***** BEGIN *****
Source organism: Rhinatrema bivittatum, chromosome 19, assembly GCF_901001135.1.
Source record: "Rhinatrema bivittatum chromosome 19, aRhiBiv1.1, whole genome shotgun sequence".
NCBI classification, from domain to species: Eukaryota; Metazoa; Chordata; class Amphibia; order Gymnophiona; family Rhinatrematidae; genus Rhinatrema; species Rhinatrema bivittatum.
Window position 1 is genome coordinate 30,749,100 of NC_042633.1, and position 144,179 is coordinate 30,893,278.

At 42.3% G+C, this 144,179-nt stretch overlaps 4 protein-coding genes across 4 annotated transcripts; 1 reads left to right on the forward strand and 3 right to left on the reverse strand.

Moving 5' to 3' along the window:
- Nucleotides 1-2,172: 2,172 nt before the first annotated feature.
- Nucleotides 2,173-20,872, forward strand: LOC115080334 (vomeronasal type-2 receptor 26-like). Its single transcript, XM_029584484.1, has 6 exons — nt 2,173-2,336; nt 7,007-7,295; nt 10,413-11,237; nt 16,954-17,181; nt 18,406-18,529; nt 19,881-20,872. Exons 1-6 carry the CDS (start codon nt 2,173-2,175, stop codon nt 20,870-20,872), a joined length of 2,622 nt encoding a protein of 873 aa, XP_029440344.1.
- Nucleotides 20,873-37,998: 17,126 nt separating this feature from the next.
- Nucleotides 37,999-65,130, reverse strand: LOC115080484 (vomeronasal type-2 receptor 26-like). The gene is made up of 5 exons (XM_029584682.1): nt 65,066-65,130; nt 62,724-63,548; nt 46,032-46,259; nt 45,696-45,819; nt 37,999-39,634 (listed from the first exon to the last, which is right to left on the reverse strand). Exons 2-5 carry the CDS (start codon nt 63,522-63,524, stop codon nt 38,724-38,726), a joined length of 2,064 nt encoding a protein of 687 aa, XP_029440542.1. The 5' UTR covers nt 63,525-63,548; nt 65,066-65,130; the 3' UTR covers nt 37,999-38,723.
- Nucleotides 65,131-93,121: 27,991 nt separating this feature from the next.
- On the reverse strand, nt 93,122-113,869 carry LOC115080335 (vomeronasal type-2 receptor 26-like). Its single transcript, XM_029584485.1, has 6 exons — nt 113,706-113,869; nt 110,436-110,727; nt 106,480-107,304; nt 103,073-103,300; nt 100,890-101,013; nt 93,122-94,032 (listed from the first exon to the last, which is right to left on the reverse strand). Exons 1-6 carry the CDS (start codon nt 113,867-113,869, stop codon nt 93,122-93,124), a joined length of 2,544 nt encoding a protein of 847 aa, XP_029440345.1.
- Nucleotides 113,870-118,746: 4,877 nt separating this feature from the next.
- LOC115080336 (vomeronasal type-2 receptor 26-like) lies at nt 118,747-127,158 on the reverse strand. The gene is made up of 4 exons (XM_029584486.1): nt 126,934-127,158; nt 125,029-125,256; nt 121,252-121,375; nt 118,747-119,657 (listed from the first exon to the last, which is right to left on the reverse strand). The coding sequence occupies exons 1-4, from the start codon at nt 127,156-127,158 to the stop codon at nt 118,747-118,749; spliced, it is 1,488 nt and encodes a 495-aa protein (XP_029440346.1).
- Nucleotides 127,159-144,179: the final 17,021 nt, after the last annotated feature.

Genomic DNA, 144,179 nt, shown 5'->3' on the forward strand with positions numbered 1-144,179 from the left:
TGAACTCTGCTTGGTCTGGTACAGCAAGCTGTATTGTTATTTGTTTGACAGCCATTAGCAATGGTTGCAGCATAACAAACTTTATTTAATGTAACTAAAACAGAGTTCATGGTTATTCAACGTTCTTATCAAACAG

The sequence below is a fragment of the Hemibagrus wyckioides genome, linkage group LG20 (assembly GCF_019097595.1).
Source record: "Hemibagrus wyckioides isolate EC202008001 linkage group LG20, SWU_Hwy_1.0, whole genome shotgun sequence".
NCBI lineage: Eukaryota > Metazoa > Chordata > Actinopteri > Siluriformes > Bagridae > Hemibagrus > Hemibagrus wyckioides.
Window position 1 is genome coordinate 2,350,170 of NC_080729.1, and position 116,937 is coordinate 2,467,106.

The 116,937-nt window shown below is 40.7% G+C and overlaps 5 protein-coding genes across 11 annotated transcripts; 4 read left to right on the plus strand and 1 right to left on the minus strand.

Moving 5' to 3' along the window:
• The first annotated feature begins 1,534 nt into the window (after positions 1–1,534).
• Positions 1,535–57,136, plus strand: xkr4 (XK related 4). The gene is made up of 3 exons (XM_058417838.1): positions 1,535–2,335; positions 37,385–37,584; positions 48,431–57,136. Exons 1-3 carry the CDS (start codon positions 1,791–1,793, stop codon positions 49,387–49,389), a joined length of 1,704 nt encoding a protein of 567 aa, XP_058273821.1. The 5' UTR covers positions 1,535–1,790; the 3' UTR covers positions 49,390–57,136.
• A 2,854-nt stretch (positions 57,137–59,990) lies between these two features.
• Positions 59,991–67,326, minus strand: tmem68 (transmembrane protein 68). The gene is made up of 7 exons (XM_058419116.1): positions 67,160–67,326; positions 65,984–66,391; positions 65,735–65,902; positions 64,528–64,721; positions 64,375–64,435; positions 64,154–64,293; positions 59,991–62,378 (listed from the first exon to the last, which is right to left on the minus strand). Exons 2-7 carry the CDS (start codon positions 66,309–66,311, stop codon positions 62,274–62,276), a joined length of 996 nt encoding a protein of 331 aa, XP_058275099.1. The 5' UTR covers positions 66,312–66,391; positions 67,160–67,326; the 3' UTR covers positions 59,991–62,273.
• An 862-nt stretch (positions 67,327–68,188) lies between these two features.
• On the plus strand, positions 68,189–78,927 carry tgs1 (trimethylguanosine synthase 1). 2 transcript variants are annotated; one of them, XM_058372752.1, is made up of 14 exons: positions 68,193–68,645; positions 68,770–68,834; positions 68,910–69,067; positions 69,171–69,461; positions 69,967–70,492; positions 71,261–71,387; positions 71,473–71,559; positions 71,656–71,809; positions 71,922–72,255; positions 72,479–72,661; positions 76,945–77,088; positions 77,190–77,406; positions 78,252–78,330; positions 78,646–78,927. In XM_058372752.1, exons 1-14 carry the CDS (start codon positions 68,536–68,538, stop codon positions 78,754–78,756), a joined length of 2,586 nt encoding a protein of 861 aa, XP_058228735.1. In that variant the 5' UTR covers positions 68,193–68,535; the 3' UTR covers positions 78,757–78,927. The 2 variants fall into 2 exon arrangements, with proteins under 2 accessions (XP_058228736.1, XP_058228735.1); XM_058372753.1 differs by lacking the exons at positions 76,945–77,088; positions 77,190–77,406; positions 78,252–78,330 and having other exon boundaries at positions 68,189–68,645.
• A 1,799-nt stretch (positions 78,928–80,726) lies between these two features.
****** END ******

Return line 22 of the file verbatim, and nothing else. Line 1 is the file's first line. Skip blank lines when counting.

The 116,937-nt window shown below is 40.7% G+C and overlaps 5 protein-coding genes across 11 annotated transcripts; 4 read left to right on the plus strand and 1 right to left on the minus strand.